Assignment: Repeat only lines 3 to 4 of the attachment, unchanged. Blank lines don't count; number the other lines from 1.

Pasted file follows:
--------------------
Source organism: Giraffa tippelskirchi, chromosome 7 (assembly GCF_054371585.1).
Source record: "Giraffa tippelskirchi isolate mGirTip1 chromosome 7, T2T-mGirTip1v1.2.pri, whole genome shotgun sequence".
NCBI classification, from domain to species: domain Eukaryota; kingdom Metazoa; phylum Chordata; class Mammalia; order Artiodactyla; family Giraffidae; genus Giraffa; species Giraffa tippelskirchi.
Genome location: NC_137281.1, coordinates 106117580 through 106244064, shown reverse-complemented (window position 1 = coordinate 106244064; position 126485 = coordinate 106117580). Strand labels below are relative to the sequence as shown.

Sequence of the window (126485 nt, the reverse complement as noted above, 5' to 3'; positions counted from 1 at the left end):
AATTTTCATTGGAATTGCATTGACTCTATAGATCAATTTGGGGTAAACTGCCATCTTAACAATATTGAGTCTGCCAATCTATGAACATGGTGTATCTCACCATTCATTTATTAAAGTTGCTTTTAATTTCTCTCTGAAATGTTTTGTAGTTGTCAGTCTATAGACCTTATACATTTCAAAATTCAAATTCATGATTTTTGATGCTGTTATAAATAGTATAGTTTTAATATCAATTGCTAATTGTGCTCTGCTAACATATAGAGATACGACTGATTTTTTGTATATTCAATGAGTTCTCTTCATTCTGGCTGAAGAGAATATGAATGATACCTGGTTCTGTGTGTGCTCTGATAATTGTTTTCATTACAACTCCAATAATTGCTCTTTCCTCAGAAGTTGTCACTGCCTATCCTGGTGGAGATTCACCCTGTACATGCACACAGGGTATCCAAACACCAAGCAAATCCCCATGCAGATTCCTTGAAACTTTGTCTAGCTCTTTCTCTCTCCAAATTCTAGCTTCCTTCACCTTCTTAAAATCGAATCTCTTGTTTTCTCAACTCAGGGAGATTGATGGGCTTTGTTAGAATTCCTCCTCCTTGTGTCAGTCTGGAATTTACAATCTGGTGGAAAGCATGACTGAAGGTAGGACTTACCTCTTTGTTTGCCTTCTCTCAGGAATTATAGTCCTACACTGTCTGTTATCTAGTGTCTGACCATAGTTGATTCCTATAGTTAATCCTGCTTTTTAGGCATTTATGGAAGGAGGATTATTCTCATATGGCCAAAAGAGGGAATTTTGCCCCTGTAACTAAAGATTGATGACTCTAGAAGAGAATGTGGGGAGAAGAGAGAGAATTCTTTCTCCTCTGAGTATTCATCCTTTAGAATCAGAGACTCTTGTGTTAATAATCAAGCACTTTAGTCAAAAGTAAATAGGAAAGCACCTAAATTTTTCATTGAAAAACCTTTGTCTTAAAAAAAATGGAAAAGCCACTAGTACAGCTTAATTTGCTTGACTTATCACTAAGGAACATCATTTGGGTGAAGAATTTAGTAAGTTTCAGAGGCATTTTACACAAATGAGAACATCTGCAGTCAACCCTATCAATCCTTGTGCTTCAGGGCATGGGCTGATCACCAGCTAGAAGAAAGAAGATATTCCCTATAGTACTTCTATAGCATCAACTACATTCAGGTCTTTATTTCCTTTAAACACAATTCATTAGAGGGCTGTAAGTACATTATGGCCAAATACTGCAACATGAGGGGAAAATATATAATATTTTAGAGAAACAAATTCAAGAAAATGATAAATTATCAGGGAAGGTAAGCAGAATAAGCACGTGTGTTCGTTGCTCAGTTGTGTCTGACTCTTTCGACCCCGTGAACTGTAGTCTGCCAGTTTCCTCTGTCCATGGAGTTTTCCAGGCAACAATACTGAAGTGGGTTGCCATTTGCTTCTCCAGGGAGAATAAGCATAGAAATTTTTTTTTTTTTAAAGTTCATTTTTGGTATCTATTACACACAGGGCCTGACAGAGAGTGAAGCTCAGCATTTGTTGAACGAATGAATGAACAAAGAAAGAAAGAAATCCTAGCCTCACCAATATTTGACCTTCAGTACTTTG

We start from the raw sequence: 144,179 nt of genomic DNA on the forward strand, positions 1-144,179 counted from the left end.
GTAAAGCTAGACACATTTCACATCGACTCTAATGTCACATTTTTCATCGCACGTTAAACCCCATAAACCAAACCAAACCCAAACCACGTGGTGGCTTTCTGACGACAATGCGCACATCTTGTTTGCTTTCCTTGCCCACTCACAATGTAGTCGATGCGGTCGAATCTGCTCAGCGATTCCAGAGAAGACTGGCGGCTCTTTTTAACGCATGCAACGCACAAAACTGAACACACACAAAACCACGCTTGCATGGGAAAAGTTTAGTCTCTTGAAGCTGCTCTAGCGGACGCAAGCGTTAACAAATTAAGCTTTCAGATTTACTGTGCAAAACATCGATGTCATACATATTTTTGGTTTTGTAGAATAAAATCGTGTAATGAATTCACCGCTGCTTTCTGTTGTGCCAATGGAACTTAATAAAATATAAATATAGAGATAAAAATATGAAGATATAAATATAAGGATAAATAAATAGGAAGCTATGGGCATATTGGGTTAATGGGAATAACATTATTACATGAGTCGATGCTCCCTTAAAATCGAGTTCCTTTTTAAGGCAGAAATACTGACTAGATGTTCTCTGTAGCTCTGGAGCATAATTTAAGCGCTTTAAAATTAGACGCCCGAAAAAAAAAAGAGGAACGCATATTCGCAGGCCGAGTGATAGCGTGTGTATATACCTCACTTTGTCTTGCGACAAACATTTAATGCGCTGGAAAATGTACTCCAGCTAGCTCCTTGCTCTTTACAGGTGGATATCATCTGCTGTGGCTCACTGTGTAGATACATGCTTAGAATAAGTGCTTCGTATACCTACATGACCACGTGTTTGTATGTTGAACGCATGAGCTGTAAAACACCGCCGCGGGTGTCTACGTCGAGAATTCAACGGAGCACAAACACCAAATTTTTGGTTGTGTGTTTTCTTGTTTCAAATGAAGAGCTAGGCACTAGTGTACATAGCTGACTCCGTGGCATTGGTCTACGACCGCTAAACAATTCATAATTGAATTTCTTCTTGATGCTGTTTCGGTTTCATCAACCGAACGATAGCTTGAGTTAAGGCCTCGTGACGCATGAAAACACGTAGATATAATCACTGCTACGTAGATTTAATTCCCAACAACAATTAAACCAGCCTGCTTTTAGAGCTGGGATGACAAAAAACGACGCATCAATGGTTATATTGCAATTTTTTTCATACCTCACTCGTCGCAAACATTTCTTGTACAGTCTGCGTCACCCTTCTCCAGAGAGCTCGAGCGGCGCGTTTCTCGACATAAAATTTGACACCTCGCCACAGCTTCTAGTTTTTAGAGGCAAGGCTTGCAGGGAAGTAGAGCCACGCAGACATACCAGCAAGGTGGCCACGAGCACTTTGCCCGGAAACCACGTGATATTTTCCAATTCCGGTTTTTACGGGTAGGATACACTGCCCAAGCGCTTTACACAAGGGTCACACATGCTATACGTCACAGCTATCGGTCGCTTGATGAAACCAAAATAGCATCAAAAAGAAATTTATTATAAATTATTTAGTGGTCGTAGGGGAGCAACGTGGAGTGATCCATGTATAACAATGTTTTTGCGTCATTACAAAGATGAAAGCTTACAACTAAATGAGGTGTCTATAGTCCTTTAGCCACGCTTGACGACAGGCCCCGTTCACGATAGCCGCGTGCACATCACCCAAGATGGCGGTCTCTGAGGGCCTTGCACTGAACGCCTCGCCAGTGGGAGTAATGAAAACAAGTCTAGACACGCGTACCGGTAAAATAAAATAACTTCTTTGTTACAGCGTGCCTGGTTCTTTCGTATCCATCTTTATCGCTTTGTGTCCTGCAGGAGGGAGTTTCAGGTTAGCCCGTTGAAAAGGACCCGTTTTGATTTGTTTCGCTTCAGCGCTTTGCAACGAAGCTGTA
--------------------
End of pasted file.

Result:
NCBI classification, from domain to species: domain Eukaryota; kingdom Metazoa; phylum Chordata; class Mammalia; order Artiodactyla; family Giraffidae; genus Giraffa; species Giraffa tippelskirchi.
Genome location: NC_137281.1, coordinates 106117580 through 106244064, shown reverse-complemented (window position 1 = coordinate 106244064; position 126485 = coordinate 106117580). Strand labels below are relative to the sequence as shown.